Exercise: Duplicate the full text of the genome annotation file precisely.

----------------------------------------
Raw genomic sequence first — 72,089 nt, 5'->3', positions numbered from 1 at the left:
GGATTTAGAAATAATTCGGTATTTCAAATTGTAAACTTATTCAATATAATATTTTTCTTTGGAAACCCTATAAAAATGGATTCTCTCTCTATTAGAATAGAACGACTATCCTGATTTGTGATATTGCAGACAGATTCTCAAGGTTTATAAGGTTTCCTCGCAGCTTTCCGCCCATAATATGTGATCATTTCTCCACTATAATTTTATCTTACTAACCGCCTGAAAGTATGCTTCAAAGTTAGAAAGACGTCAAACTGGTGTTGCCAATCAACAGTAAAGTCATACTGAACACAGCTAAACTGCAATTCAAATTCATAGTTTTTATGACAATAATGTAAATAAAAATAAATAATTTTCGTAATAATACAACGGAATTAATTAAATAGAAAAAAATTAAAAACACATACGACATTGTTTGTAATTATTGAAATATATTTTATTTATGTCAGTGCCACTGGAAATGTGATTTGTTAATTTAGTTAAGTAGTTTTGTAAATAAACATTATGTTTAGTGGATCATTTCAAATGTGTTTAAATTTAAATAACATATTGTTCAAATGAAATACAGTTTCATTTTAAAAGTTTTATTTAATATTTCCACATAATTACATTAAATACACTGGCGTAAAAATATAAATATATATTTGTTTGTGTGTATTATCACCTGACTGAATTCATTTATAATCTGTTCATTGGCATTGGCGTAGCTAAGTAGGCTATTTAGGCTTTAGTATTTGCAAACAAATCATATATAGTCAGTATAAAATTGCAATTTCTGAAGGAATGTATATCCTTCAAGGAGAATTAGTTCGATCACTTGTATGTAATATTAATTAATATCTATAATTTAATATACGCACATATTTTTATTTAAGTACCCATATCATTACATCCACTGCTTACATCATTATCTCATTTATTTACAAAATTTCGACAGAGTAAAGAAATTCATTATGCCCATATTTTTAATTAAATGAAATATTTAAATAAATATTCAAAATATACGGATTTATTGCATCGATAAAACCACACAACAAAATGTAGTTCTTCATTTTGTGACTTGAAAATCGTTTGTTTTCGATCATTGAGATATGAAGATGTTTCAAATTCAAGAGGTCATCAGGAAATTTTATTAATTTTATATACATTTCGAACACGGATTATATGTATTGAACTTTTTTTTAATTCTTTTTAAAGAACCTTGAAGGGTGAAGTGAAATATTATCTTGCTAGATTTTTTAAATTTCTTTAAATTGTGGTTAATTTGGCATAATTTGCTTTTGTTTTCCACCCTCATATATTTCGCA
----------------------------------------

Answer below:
Raw genomic sequence first — 72,089 nt, 5'->3', positions numbered from 1 at the left:
GGATTTAGAAATAATTCGGTATTTCAAATTGTAAACTTATTCAATATAATATTTTTCTTTGGAAACCCTATAAAAATGGATTCTCTCTCTATTAGAATAGAACGACTATCCTGATTTGTGATATTGCAGACAGATTCTCAAGGTTTATAAGGTTTCCTCGCAGCTTTCCGCCCATAATATGTGATCATTTCTCCACTATAATTTTATCTTACTAACCGCCTGAAAGTATGCTTCAAAGTTAGAAAGACGTCAAACTGGTGTTGCCAATCAACAGTAAAGTCATACTGAACACAGCTAAACTGCAATTCAAATTCATAGTTTTTATGACAATAATGTAAATAAAAATAAATAATTTTCGTAATAATACAACGGAATTAATTAAATAGAAAAAAATTAAAAACACATACGACATTGTTTGTAATTATTGAAATATATTTTATTTATGTCAGTGCCACTGGAAATGTGATTTGTTAATTTAGTTAAGTAGTTTTGTAAATAAACATTATGTTTAGTGGATCATTTCAAATGTGTTTAAATTTAAATAACATATTGTTCAAATGAAATACAGTTTCATTTTAAAAGTTTTATTTAATATTTCCACATAATTACATTAAATACACTGGCGTAAAAATATAAATATATATTTGTTTGTGTGTATTATCACCTGACTGAATTCATTTATAATCTGTTCATTGGCATTGGCGTAGCTAAGTAGGCTATTTAGGCTTTAGTATTTGCAAACAAATCATATATAGTCAGTATAAAATTGCAATTTCTGAAGGAATGTATATCCTTCAAGGAGAATTAGTTCGATCACTTGTATGTAATATTAATTAATATCTATAATTTAATATACGCACATATTTTTATTTAAGTACCCATATCATTACATCCACTGCTTACATCATTATCTCATTTATTTACAAAATTTCGACAGAGTAAAGAAATTCATTATGCCCATATTTTTAATTAAATGAAATATTTAAATAAATATTCAAAATATACGGATTTATTGCATCGATAAAACCACACAACAAAATGTAGTTCTTCATTTTGTGACTTGAAAATCGTTTGTTTTCGATCATTGAGATATGAAGATGTTTCAAATTCAAGAGGTCATCAGGAAATTTTATTAATTTTATATACATTTCGAACACGGATTATATGTATTGAACTTTTTTTTAATTCTTTTTAAAGAACCTTGAAGGGTGAAGTGAAATATTATCTTGCTAGATTTTTTAAATTTCTTTAAATTGTGGTTAATTTGGCATAATTTGCTTTTGTTTTCCACCCTCATATATTTCGCA